We have hitherto supposed that the shadow of a diffracting obstacle is received upon a diffusing screen, or, which comes to nearly the same thing, is observed with an eye-piece.
In experiment under ordinary circumstances it makes no difference whether the collecting lens is in front of or behind the diffracting aperture.
It is usually most convenient to employ a telescope focused upon the radiant point, and to place the diffracting apertures immediately in front of the object-glass.
They are due to the interposition of small spherules of water, which act the part of diffracting obstacles.
These diffracting details become especially distinct if the direct lighting cone of rays, the spectrum of zero:order or the chief maximum, is not allowed to enter the objective and instead only two or more diffraction maxima are taken up; the details then appear bright on a dark background.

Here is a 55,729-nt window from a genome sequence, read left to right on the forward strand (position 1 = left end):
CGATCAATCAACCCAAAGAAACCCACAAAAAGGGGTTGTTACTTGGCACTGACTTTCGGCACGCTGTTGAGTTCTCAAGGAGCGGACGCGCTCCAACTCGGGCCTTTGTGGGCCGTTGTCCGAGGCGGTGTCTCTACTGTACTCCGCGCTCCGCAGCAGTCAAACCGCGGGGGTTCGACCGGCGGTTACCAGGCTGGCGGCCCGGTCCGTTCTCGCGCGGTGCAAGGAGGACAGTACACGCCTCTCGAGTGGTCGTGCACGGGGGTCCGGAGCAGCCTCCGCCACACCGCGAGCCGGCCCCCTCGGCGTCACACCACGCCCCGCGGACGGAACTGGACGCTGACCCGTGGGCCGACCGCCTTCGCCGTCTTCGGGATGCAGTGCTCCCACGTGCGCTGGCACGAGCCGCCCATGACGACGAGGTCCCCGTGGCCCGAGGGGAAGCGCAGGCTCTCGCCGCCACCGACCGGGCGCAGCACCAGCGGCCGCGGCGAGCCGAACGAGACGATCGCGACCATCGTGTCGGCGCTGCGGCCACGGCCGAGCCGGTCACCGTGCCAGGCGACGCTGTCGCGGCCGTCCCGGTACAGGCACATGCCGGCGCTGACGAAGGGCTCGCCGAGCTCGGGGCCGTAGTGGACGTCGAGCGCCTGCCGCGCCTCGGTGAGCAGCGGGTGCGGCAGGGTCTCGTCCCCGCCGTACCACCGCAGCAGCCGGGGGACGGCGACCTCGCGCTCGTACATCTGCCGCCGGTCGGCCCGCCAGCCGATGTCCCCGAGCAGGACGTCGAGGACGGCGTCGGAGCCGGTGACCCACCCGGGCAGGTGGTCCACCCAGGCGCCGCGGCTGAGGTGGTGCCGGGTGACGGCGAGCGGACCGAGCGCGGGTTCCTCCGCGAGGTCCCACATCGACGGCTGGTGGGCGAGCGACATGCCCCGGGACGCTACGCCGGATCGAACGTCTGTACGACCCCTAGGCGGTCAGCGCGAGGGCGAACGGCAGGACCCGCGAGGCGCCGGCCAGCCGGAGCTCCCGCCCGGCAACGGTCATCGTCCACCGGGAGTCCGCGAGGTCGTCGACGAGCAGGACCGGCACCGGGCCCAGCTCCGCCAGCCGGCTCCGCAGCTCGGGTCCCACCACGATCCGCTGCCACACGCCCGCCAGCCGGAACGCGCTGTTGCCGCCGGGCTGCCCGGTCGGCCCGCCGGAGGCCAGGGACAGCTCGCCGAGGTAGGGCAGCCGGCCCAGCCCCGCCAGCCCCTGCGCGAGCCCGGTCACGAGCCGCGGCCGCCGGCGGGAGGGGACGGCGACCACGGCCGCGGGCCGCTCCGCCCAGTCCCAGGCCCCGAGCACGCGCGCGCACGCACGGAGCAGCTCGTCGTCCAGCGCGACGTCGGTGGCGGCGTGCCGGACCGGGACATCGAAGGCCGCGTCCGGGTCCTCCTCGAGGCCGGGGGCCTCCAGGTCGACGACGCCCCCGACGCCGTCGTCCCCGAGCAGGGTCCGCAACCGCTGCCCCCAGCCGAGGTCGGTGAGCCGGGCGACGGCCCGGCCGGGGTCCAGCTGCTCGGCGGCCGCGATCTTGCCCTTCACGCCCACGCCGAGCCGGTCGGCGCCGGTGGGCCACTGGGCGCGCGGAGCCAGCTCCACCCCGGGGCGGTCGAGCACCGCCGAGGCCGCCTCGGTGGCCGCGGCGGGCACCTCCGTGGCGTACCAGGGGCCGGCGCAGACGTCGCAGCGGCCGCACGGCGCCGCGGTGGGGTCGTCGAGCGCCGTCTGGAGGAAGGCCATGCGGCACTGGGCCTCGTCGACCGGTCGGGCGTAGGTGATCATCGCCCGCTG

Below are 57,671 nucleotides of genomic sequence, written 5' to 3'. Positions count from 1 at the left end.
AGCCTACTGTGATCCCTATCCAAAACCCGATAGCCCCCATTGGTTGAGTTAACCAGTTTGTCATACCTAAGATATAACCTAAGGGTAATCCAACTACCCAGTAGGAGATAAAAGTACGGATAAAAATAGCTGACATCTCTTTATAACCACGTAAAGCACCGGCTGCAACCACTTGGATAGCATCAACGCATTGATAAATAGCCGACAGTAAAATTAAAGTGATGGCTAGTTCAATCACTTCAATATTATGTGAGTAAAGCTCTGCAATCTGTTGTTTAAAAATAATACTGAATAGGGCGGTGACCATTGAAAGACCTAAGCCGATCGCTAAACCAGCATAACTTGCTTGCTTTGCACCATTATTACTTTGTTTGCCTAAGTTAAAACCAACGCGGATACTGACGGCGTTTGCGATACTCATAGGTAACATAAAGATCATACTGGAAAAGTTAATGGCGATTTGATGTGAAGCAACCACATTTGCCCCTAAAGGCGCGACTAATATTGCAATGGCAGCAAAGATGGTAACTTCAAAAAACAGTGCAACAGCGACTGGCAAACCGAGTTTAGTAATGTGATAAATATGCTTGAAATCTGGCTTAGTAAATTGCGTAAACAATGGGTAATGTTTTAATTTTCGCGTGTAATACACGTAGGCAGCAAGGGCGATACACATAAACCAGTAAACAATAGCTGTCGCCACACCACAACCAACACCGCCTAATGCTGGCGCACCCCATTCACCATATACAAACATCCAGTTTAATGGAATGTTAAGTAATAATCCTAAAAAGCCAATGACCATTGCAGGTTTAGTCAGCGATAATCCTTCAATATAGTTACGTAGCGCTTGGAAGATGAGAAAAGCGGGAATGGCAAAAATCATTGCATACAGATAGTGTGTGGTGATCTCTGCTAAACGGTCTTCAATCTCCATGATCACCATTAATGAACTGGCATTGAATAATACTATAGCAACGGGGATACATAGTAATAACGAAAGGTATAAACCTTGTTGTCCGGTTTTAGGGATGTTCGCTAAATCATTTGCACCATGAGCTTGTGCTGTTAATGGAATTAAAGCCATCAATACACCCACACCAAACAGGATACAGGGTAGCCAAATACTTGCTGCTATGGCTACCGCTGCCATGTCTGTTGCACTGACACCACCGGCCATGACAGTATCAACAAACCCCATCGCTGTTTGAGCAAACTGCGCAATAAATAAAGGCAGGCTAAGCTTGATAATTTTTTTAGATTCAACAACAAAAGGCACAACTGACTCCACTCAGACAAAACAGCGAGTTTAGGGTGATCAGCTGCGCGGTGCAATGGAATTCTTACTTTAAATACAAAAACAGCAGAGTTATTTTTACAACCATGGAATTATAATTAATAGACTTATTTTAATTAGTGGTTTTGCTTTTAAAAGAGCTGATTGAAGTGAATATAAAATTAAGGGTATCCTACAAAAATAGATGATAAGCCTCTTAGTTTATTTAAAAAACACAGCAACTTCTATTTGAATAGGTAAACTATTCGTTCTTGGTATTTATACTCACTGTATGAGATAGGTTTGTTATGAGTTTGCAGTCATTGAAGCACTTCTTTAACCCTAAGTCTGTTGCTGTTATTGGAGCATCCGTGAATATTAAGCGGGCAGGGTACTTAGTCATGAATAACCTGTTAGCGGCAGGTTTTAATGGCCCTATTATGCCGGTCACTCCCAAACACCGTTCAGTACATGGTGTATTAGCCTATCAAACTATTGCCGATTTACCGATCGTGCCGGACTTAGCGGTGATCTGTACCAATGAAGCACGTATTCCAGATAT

If the eye, provided if necessary with a perforated plate in order to reduce the aperture, be situated inside the shadow at a place where the illumination is still sensible, and be focused upon the diffracting edge, the light which it receives will appear to come from the neighbourhood of the edge, and will present the effect of a silver lining.
Prazmowski who substituted a Wenham diffracting division prism at the position of the real image of the exit pupil of the objective formed by a reversing system.
It has now been firmly established, both experimentally and mathematically, that coronae are due to diffraction by the minute particles of moisture and dust suspended in the atmosphere, and the radii of the rings depend on the size of the diffracting particles.
In theoretical investigations these problems are usually treated as of two dimensions only, everything being referred to the plane passing through the luminous point and perpendicular to the diffracting edges, supposed to be straight and parallel.